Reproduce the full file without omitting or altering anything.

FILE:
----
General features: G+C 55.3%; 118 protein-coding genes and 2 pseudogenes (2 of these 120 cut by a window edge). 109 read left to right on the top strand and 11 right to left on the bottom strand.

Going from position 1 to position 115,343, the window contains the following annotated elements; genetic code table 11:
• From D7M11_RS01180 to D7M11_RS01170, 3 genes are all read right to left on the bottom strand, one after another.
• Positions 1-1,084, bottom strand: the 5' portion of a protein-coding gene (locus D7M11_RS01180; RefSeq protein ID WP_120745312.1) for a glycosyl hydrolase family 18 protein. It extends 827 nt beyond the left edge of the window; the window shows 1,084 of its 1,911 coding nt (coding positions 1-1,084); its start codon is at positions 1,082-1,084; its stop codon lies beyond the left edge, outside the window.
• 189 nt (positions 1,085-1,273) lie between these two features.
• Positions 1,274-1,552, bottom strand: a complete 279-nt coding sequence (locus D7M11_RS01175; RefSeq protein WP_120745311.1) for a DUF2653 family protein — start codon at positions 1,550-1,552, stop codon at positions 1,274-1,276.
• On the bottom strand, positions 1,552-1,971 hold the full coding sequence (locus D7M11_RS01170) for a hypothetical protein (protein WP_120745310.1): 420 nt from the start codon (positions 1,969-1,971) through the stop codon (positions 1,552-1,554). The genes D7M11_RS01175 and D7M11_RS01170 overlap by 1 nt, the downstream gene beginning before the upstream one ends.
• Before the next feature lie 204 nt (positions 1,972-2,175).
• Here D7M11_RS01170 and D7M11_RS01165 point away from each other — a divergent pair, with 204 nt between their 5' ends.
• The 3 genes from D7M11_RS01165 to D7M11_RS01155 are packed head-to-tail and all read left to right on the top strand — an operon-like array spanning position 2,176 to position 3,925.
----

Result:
General features: G+C 55.3%; 118 protein-coding genes and 2 pseudogenes (2 of these 120 cut by a window edge). 109 read left to right on the top strand and 11 right to left on the bottom strand.

Going from position 1 to position 115,343, the window contains the following annotated elements; genetic code table 11:
• From D7M11_RS01180 to D7M11_RS01170, 3 genes are all read right to left on the bottom strand, one after another.
• Positions 1-1,084, bottom strand: the 5' portion of a protein-coding gene (locus D7M11_RS01180; RefSeq protein ID WP_120745312.1) for a glycosyl hydrolase family 18 protein. It extends 827 nt beyond the left edge of the window; the window shows 1,084 of its 1,911 coding nt (coding positions 1-1,084); its start codon is at positions 1,082-1,084; its stop codon lies beyond the left edge, outside the window.
• 189 nt (positions 1,085-1,273) lie between these two features.
• Positions 1,274-1,552, bottom strand: a complete 279-nt coding sequence (locus D7M11_RS01175; RefSeq protein WP_120745311.1) for a DUF2653 family protein — start codon at positions 1,550-1,552, stop codon at positions 1,274-1,276.
• On the bottom strand, positions 1,552-1,971 hold the full coding sequence (locus D7M11_RS01170) for a hypothetical protein (protein WP_120745310.1): 420 nt from the start codon (positions 1,969-1,971) through the stop codon (positions 1,552-1,554). The genes D7M11_RS01175 and D7M11_RS01170 overlap by 1 nt, the downstream gene beginning before the upstream one ends.
• Before the next feature lie 204 nt (positions 1,972-2,175).
• Here D7M11_RS01170 and D7M11_RS01165 point away from each other — a divergent pair, with 204 nt between their 5' ends.
• The 3 genes from D7M11_RS01165 to D7M11_RS01155 are packed head-to-tail and all read left to right on the top strand — an operon-like array spanning position 2,176 to position 3,925.